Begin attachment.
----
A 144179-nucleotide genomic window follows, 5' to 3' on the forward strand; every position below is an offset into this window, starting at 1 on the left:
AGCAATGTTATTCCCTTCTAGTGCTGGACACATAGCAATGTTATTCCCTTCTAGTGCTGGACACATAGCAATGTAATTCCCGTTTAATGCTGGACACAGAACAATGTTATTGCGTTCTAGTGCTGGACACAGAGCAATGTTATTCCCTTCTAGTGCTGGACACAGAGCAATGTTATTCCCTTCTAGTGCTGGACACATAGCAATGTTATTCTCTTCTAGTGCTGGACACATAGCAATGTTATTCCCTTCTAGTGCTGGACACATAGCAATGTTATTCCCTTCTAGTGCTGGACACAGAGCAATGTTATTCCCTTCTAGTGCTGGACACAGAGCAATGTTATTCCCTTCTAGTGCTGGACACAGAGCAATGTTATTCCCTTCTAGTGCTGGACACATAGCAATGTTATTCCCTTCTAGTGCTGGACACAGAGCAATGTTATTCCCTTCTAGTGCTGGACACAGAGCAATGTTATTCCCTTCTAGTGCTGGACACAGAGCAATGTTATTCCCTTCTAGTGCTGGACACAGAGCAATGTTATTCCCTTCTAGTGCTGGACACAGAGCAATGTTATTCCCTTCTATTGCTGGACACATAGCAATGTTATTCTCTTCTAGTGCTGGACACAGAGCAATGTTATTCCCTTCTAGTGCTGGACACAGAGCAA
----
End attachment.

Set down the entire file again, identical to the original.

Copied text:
A 144179-nucleotide genomic window follows, 5' to 3' on the forward strand; every position below is an offset into this window, starting at 1 on the left:
AGCAATGTTATTCCCTTCTAGTGCTGGACACATAGCAATGTTATTCCCTTCTAGTGCTGGACACATAGCAATGTAATTCCCGTTTAATGCTGGACACAGAACAATGTTATTGCGTTCTAGTGCTGGACACAGAGCAATGTTATTCCCTTCTAGTGCTGGACACAGAGCAATGTTATTCCCTTCTAGTGCTGGACACATAGCAATGTTATTCTCTTCTAGTGCTGGACACATAGCAATGTTATTCCCTTCTAGTGCTGGACACATAGCAATGTTATTCCCTTCTAGTGCTGGACACAGAGCAATGTTATTCCCTTCTAGTGCTGGACACAGAGCAATGTTATTCCCTTCTAGTGCTGGACACAGAGCAATGTTATTCCCTTCTAGTGCTGGACACATAGCAATGTTATTCCCTTCTAGTGCTGGACACAGAGCAATGTTATTCCCTTCTAGTGCTGGACACAGAGCAATGTTATTCCCTTCTAGTGCTGGACACAGAGCAATGTTATTCCCTTCTAGTGCTGGACACAGAGCAATGTTATTCCCTTCTAGTGCTGGACACAGAGCAATGTTATTCCCTTCTATTGCTGGACACATAGCAATGTTATTCTCTTCTAGTGCTGGACACAGAGCAATGTTATTCCCTTCTAGTGCTGGACACAGAGCAA